Assignment for professor Heather Dillon’s mechanical engineering class: “explore one thermodynamic idea in a new context; explain thermodynamics in a way that a high school student could understand; engage the general public about the ideas of thermodynamics.” Two of the riveting results: top, Caroline Pisani, Audre Ramey, and sparklers (oxidizer, fuel, aluminum grains, radiation); below, Becca Baldwin and Kyle Zada and their illustration of “open system change in entropy with irreversibility.” The whole class, says Dillon, is about the transformation of energy from one form to another (often for use as power), loss during transformation (as in heat or friction), and thus design decisions. To see all the students’ projects, see and look for thermodynamics.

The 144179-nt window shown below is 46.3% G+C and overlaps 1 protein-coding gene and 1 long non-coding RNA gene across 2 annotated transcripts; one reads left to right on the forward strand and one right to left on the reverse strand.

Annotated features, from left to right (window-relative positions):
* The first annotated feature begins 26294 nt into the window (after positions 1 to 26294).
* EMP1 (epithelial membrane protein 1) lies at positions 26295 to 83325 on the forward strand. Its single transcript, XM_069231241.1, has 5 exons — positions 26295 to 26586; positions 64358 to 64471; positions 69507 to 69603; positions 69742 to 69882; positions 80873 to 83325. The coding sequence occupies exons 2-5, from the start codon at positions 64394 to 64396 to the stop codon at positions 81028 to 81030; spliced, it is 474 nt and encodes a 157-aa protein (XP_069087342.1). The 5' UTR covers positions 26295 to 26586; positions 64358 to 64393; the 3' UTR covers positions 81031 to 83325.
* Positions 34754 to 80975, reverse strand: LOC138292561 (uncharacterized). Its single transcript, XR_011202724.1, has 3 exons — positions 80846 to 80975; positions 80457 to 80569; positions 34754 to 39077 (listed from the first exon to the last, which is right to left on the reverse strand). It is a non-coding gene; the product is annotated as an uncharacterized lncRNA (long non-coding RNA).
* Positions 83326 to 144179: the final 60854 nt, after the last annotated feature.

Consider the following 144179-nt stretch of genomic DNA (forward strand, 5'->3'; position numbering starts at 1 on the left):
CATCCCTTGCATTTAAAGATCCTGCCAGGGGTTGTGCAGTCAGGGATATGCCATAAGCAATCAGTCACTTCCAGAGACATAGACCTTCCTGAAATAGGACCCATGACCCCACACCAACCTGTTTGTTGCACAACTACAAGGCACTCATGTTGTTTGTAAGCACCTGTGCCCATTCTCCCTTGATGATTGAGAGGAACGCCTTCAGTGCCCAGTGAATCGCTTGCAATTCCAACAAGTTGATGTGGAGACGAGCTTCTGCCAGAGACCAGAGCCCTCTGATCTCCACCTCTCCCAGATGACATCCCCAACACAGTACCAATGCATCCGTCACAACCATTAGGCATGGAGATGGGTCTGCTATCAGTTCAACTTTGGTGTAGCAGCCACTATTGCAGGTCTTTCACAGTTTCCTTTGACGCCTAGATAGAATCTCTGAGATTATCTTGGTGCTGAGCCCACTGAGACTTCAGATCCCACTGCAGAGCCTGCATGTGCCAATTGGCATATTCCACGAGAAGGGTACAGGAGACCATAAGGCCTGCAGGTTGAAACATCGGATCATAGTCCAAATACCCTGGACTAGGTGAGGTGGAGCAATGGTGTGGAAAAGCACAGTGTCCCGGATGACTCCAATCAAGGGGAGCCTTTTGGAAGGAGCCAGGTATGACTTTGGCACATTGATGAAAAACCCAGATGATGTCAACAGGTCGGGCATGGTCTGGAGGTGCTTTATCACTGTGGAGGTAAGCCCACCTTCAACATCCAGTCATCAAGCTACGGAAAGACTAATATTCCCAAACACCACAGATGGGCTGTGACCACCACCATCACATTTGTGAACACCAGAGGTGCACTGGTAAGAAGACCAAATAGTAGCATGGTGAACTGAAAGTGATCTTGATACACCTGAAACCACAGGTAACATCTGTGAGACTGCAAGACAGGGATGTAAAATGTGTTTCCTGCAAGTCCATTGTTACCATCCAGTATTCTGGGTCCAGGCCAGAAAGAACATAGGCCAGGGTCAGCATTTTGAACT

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THE CAMPAIGN: A NOTE It was publicly launched in 2010. It ends on May 9, 2014, about eight months from now. So far it has raised more than 162 million dollars, a stunning amount of money. The goal for it is $175 million, which would make the Campaign the most successful such effort ever among Northwest private universities. But how, after six years, has the Rise Campaign affected the University already? Thus a cheat sheet, a glance, selected highlights. Clark Library. Total renovation, at a cost of more than $12 million. See pages 14-18 for highlights, and come to the official reopening September 27. Much brighter, front door now opens onto the west quad, totally networked and made modern. Unbelievable reboot. Library dean Drew Harrington floating on air. * Shiley School of Engineering. Another complete overhaul, with new labs, updated equipment, wired classrooms, the works. A tremendous lead gift from the late Donald Shiley ’51 and his effervescent wife Darlene made this possible, along with new engineering scholarships and funds for faculty research. The Shileys’ largesse is the biggest gift in University history, $20 million. Engraved on the wall as you enter is a quote from Donald: “Find the gifts God gave you, learn to shape and wield them, and then go use them.” Amen to that, you brilliant soul. * Scholarships. A whopping 168 new scholarships for everything you can imagine, from nursing to humor to entrepreneurship to teaching eighth grade. Some notables: the Molly Hightower Scholarship, for a kid from battered Haiti to come to the University, in memory of the sweet goofy alumna crushed in the 2010 quake; scholarships for students in the executive MBA program, which trains managers of non-profits; a million dollars in nursing scholarships from the Helene Fuld Trust; the Macias scholarship for kids from Benson and Central Catholic High who want to study languages; the Phil Cansler scholarship for trumpeters; the Bill